A profound and poetic passage and a playful Fitzcarraldo allusion aside, Omniboat: A Fast Boat Fantasia is a shockingly bad picture. Omnibus (er, boat) flicks are only as good as their best passages and as bad as their worst. While the film, made collectively by several talented filmmakers working under the banner of the Borscht Corporation, doesn’t reach a Movie 43-level of obnoxiousness, it comes close in a few sections. Its inclusion in Sundance’s NEXT category represents a troubling lack of judgment. The category was originally meant for lower-budget indies and emerging talent. Unfortunately, someone’s potentially stunning little indie didn’t make the cut and rather this over-bloated picture featuring several Sundance alumni was accepted instead. At my screening, the film inspired a few more walkouts than Flying Lotus’ nearly pornographic Kuso did last year. Kuso, however, worked while Omniboat was met with much silence when shown to a sober audience at 12:30 pm.
Directed in segments that aren’t clearly labeled (perhaps to protect the future careers of their makers) by the Daniels, Hannah Fidell, Alexa Lim Haas, Lucas Leyva, Olivia Lloyd, Jillian Mayer, The Meza Brothers, Terence Nance, Brett Potter, Dylan Redford, Xander Robin, Julian Yuri Rodriguez, and Celia Rowlson-Hall, Omniboat presents itself as a broad Miami opus centered around the life of a speedboat called Layin’ Pipe, bought and subsequently destroyed specifically for the picture. A loose framing device follows real estate developer Jim Cummings (played by Mel Rodriguez) who dreams of building a high-end luxury condo with his name on it like many a narcissistic developer.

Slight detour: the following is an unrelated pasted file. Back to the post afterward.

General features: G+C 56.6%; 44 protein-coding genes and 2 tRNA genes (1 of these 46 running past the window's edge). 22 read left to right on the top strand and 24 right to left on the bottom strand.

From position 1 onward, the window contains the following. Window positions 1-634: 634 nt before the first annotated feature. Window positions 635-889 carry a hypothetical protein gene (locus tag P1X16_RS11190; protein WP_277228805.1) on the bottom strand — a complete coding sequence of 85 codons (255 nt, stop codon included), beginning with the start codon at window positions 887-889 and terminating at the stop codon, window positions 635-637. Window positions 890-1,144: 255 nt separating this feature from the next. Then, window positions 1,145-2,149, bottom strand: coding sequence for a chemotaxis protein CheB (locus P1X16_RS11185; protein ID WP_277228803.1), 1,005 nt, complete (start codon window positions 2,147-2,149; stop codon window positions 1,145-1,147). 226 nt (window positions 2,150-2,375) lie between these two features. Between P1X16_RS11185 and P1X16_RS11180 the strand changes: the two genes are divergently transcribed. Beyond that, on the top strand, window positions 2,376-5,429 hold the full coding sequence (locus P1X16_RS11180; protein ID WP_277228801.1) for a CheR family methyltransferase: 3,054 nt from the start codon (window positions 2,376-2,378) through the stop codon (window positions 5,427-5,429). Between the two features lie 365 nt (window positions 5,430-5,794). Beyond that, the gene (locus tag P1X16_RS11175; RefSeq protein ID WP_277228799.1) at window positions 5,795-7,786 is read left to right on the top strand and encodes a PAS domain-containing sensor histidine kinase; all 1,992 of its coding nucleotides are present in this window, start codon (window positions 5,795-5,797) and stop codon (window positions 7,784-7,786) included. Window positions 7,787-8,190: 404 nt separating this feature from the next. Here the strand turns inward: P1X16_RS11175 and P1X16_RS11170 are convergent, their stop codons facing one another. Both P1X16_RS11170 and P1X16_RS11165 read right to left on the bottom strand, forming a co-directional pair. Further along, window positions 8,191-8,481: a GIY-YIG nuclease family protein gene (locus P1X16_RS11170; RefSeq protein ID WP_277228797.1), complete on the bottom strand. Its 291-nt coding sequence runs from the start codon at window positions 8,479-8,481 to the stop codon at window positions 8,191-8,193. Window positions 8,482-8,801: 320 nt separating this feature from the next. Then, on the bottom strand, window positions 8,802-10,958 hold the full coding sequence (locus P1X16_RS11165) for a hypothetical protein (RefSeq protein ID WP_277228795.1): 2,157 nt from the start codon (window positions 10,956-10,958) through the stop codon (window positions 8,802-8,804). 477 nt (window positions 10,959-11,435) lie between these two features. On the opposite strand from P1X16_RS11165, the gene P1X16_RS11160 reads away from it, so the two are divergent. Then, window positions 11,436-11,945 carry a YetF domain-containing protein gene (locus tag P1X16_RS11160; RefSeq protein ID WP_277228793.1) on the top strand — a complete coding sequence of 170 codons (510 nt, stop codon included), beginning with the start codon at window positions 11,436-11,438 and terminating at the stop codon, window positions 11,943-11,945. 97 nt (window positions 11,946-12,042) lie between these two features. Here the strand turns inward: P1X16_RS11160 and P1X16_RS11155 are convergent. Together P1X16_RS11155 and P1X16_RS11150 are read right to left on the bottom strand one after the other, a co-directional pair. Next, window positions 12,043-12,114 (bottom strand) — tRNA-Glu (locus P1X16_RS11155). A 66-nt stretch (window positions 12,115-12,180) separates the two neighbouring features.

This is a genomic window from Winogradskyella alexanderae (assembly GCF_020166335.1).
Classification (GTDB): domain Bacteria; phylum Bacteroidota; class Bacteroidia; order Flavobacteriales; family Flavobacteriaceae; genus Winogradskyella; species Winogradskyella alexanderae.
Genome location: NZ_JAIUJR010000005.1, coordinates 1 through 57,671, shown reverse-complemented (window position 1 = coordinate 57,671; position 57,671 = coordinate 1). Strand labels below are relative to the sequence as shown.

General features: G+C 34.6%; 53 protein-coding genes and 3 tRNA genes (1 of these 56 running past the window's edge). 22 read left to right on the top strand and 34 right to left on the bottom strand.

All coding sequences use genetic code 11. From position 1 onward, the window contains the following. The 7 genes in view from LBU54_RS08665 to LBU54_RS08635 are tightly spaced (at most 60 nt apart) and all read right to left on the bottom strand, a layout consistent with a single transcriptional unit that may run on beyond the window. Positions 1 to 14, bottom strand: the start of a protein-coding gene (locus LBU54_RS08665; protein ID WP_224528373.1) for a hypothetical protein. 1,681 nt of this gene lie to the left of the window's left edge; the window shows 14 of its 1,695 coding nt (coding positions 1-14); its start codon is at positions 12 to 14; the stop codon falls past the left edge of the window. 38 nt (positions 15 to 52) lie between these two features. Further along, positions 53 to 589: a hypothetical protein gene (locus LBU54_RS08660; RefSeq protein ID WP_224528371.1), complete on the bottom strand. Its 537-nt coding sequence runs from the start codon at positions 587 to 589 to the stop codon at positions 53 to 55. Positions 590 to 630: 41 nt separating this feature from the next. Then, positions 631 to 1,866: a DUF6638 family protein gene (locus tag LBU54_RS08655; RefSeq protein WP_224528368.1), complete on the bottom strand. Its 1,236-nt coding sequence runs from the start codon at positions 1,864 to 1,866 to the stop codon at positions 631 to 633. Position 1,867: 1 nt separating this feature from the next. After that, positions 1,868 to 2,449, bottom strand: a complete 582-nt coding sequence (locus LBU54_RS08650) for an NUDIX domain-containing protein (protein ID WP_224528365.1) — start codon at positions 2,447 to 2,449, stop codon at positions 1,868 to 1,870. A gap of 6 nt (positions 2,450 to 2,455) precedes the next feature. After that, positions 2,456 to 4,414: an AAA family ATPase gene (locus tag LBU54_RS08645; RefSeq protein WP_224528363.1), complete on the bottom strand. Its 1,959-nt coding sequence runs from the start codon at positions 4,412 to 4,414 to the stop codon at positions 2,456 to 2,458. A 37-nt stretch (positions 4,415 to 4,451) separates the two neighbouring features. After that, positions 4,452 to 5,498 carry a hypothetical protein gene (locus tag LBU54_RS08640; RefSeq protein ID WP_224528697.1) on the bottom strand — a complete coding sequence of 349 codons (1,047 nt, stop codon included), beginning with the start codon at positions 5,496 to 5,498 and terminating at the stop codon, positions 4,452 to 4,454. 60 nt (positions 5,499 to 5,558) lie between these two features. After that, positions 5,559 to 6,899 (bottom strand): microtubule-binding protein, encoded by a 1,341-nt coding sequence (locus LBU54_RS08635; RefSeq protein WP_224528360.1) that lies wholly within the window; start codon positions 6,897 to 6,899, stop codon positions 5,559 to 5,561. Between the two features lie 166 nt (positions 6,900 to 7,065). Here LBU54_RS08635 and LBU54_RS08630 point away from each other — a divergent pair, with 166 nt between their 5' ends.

The sea level is rising and President Marco Rubio’s plan is to evacuate Miami but Cummings is hell-bent on staying, building higher and placing Layin’ Pipe on top of his tower. But how did we get to this point? Layin’ Pipe has a backstory that involves a party boy (Adam DeVine) who has his boat repossessed live on reality TV in a segment with a few chuckles that ultimately falls flat.
The next set of adventures follows the son of the speedboat (don’t ask how he was conceived), Layin’ Pipe 2. Here, an uncle (Adam Pally) and his nephew (Finn Wolfhard) end up at the home of the infamous Miami provocateur Uncle Luke. This segment as well begins with great satirical promise before fizzling out by not pushing its premise far enough. The Beach Bum this is certainly not, but rather Omniboat: A Fast Boat Fantasia feels like a hastily sketched-together series that might work in bite-size chunks on College Humor. As a whole, the affair is a mix of broad comedy that seems designed only to entertain its creators and their friends (in fact the writer/director of Thunder Road, Jim Cummings, appears to also be in on the joke too per Twitter).
This isn’t to say some passages don’t hold some promise. A VR experience in which participants get to experience what it is like to be the actual speedboat (also a division of the Jim Cummings organization) is just weird enough to work as a midnight short. A post-apocalyptic chapter feels like Kayne West’s recent IMAX art film, Jesus Is King.
Overall, Omniboat: A Fast Boat Fantasia falls flat trying to throw so many things into the blender in an attempt to resist criticism with an IDGAF attitude. I’m not falling for it. This is a deliriously bad collection of shorts by any stretch of the imagination that, like all omnibus films, has its moments. Most of the pleasure actually occurs after the film as the fun guessing game of arguing over which filmmaker directed which segment begins. For true Miami wackiness there thankfully are the great documentaries of Billy Corben–at least he included Mr. 305 in his far more interesting Screwball.
Omniboat: A Fast Boat Fantasia premiered at Sundance Film Festival.